Richard Strout's article on Eleanor Roosevelt, with its cartoon of surprised coal miners saying, ''For gosh sakes, here comes Mrs. Roosevelt,'' vividly brought back the day I was walking out of a New York City office into the sunshine, liberated for lunch.
Heading for a real restaurant for the first time, instead of the usual Chock Full O' Nuts cream cheese sandwich, I turned full of expectancy onto 43rd Street from Fifth Avenue, and who should come toward me crossing the street in front of Stern's Department Store, as though she had just been buying pillow slips, but the tall, loosely suited, vaguely hatted figure of Eleanor Roosevelt. She was alone. There were no security people then and New York was much less crowded than it is now. The street was empty except for the two of us walking toward each other. As a look of astonished recognition dawned on my face, she gave me a beautiful, bucktoothed smile. I walked by in respectful silence, glowing with delight. All the good things I had heard about her were confirmed by her presence.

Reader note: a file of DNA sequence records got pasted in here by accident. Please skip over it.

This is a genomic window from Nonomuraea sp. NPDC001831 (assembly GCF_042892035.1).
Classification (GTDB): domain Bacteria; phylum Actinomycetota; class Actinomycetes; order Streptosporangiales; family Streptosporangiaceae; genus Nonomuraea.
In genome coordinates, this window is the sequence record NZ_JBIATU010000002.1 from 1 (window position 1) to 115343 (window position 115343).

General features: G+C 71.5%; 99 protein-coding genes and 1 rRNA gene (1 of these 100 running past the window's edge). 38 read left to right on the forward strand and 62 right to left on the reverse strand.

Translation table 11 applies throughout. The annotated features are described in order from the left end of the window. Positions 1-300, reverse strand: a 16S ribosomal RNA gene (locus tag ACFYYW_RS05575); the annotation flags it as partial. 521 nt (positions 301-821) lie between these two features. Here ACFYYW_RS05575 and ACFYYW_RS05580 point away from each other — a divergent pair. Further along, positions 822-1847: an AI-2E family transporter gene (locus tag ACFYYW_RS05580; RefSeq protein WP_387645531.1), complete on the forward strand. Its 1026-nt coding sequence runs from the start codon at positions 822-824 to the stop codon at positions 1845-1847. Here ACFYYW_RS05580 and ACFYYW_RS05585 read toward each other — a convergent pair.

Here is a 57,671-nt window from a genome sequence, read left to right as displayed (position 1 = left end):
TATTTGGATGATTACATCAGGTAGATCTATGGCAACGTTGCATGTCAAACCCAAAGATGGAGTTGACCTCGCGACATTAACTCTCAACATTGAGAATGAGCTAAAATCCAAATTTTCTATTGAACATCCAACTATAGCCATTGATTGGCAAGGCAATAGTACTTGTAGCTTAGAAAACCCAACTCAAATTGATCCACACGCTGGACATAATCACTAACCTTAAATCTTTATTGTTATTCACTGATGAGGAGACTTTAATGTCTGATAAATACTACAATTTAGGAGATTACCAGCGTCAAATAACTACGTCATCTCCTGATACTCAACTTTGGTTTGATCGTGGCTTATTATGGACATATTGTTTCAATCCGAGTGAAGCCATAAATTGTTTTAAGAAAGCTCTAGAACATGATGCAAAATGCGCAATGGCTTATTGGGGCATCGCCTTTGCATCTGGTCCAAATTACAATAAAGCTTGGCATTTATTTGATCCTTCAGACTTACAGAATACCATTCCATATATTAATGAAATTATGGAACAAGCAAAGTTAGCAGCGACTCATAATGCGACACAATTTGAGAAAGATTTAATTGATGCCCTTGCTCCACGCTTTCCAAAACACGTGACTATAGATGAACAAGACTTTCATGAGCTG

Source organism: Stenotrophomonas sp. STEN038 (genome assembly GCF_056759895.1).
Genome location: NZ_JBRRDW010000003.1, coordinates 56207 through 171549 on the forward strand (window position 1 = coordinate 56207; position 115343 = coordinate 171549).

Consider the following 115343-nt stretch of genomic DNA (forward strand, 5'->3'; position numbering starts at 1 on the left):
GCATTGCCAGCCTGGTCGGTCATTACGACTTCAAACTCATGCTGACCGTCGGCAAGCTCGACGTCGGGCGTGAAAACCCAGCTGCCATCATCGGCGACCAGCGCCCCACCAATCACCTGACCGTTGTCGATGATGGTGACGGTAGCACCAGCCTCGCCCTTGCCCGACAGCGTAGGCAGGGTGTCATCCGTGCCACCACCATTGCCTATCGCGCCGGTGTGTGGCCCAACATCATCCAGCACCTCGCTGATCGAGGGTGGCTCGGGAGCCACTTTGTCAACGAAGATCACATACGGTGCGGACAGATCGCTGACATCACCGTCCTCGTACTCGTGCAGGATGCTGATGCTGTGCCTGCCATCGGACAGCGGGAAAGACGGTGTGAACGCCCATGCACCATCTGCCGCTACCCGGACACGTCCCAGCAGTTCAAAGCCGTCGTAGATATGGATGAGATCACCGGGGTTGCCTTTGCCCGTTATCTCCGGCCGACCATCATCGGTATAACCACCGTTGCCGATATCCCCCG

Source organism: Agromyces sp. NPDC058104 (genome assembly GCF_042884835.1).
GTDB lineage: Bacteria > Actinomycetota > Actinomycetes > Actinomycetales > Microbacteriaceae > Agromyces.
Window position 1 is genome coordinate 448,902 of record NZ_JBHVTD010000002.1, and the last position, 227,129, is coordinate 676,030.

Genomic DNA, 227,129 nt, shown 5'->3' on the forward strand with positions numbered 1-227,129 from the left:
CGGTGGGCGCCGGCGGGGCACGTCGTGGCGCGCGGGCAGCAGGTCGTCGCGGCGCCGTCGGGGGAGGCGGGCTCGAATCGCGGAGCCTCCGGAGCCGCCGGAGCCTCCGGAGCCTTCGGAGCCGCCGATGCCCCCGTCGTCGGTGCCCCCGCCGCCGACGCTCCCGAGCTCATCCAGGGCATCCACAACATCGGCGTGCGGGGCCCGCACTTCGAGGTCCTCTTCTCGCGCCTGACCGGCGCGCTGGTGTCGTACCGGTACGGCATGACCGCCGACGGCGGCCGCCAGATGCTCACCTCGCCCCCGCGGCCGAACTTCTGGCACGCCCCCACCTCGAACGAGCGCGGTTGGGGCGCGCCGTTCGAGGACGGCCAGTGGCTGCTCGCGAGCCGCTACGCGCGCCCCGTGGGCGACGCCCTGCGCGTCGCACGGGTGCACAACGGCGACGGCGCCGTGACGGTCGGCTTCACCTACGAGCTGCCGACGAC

Age had not allowed me to vote for president yet, and as soon as it did I voted for Wendell Willkie, but that had nothing to do with Eleanor.
All the girls I knew admired her enormously for her intelligence and earnest efforts to get at the truth of everything. We all thought she was a lot better than her husband. Later, after his death, when the protecting prestige of his office had gone, I loved her for her courage in taking unpopular stands, even when harshly criticized by clerical leaders.
Like the unsuspecting coal miners, I remember that sweet moment of the silent , approving smile of Eleanor Roosevelt.